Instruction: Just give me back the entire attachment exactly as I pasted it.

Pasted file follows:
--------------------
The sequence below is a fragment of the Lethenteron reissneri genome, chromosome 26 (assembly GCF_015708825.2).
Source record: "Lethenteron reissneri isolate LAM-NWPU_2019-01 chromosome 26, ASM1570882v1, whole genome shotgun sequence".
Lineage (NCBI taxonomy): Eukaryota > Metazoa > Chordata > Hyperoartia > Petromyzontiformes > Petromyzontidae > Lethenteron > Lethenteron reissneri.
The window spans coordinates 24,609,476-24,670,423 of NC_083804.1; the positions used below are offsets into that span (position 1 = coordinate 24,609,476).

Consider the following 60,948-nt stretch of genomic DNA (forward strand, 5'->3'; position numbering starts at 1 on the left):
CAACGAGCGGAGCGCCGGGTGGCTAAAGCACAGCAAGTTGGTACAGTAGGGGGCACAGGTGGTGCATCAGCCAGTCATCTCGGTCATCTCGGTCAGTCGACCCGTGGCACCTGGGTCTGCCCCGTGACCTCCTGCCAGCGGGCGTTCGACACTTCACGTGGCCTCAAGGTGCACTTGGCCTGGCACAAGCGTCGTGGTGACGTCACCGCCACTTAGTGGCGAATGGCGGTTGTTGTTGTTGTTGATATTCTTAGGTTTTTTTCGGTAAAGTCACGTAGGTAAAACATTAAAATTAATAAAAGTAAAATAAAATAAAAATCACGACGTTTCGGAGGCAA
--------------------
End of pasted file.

The sequence below is a fragment of the Lethenteron reissneri genome, chromosome 26 (assembly GCF_015708825.2).
Source record: "Lethenteron reissneri isolate LAM-NWPU_2019-01 chromosome 26, ASM1570882v1, whole genome shotgun sequence".
Lineage (NCBI taxonomy): Eukaryota > Metazoa > Chordata > Hyperoartia > Petromyzontiformes > Petromyzontidae > Lethenteron > Lethenteron reissneri.
The window spans coordinates 24,609,476-24,670,423 of NC_083804.1; the positions used below are offsets into that span (position 1 = coordinate 24,609,476).

Consider the following 60,948-nt stretch of genomic DNA (forward strand, 5'->3'; position numbering starts at 1 on the left):
CAACGAGCGGAGCGCCGGGTGGCTAAAGCACAGCAAGTTGGTACAGTAGGGGGCACAGGTGGTGCATCAGCCAGTCATCTCGGTCATCTCGGTCAGTCGACCCGTGGCACCTGGGTCTGCCCCGTGACCTCCTGCCAGCGGGCGTTCGACACTTCACGTGGCCTCAAGGTGCACTTGGCCTGGCACAAGCGTCGTGGTGACGTCACCGCCACTTAGTGGCGAATGGCGGTTGTTGTTGTTGTTGATATTCTTAGGTTTTTTTCGGTAAAGTCACGTAGGTAAAACATTAAAATTAATAAAAGTAAAATAAAATAAAAATCACGACGTTTCGGAGGCAA